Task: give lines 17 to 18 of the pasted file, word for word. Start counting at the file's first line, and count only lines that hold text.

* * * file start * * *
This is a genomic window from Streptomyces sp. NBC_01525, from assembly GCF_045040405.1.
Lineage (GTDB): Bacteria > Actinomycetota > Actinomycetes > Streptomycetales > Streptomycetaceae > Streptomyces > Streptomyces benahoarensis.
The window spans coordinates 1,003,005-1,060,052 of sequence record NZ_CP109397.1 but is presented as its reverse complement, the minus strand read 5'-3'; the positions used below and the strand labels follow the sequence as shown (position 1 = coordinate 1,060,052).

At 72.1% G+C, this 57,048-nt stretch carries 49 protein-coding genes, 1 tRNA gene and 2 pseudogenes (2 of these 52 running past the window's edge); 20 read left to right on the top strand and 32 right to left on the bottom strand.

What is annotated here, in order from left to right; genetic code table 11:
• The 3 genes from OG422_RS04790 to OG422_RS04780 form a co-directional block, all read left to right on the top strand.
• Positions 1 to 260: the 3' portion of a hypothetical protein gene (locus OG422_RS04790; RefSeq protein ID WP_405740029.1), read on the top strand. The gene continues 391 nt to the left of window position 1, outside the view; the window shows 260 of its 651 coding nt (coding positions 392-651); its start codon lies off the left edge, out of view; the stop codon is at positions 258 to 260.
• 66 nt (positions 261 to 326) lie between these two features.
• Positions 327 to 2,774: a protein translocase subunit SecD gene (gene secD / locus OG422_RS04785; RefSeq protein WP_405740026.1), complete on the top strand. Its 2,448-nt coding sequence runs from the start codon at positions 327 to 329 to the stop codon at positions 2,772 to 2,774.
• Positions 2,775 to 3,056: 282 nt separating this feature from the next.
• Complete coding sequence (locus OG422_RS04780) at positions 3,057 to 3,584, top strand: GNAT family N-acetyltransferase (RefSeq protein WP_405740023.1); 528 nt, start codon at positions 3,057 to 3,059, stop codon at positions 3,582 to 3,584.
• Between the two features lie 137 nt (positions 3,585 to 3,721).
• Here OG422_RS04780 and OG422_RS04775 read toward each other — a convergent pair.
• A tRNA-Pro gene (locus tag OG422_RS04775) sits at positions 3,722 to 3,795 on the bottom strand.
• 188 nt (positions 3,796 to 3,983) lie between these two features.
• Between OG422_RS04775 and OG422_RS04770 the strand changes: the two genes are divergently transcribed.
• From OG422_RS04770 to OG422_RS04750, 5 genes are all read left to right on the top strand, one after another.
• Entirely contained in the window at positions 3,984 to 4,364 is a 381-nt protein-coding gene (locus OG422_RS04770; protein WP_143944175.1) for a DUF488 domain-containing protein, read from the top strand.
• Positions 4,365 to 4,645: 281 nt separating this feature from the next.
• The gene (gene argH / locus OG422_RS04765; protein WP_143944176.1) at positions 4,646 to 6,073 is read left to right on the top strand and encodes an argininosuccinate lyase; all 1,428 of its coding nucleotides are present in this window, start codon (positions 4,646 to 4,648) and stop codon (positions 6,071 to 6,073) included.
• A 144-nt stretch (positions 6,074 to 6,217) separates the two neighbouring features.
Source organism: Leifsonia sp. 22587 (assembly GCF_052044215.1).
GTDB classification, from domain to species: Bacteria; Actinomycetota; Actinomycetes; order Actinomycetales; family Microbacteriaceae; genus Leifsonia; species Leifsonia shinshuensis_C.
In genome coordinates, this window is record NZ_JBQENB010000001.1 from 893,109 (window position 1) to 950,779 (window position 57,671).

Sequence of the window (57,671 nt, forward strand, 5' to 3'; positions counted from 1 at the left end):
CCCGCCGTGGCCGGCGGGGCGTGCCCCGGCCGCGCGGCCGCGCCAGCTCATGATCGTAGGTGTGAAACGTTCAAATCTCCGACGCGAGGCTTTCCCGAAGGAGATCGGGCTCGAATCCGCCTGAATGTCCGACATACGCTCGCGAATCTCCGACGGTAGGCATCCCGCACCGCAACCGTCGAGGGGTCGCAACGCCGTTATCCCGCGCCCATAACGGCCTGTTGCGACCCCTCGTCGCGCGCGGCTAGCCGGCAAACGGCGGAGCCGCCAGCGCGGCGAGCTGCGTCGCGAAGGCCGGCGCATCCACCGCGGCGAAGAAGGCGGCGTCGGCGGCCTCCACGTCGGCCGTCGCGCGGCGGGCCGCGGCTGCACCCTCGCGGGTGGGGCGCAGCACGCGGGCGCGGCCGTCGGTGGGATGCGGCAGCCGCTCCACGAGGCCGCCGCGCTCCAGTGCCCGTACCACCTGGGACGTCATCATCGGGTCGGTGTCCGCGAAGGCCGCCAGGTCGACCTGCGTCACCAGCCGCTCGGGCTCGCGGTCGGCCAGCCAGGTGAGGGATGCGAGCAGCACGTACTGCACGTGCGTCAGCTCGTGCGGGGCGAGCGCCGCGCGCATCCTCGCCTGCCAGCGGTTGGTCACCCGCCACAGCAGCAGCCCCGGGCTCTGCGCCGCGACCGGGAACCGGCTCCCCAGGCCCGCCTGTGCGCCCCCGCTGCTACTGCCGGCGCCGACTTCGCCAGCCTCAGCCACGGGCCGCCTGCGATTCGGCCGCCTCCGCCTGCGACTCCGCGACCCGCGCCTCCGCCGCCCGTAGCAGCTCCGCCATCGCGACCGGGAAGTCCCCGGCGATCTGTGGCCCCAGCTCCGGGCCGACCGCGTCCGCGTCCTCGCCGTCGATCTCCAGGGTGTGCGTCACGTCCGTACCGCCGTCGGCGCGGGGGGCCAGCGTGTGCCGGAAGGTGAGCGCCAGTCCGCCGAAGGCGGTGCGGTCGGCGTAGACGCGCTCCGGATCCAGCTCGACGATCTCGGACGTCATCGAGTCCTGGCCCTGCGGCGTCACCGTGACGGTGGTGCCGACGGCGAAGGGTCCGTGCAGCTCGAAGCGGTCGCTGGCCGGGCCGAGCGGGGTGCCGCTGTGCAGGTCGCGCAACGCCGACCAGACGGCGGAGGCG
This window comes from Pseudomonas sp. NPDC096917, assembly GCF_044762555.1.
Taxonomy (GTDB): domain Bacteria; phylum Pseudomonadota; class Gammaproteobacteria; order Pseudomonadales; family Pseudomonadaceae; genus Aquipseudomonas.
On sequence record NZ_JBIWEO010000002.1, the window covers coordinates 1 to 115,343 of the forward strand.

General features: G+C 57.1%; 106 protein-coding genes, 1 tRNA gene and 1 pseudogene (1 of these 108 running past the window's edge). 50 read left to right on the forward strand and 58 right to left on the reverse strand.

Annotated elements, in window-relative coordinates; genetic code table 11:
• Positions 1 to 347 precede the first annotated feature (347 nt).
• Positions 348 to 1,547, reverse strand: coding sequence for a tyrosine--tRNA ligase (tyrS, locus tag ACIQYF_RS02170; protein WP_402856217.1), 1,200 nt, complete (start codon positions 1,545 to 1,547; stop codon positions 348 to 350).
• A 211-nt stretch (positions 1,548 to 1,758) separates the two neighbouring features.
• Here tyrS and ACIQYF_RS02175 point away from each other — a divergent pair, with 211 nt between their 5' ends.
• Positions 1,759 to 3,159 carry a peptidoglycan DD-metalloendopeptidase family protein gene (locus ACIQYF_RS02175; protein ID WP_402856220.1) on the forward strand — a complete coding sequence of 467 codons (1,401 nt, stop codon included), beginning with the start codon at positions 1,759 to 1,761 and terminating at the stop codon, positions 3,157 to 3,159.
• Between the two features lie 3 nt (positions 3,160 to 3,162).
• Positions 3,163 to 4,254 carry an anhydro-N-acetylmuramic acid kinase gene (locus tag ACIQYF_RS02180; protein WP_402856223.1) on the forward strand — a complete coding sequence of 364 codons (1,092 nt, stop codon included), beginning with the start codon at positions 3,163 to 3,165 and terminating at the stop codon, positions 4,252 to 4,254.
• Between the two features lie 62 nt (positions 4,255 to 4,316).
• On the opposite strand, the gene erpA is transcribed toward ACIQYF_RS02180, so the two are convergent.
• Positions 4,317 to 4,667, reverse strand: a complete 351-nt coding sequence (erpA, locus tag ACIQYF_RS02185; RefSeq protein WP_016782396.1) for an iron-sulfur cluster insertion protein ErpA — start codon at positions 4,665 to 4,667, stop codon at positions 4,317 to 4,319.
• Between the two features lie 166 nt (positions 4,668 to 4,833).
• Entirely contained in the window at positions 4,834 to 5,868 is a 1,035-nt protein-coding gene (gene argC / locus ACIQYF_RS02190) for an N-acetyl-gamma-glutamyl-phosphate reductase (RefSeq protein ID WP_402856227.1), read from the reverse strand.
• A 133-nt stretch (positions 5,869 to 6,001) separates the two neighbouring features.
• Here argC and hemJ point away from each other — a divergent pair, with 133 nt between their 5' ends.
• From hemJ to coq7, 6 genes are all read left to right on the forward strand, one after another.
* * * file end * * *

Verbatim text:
• From OG422_RS04770 to OG422_RS04750, 5 genes are all read left to right on the top strand, one after another.
• Entirely contained in the window at positions 3,984 to 4,364 is a 381-nt protein-coding gene (locus OG422_RS04770; protein WP_143944175.1) for a DUF488 domain-containing protein, read from the top strand.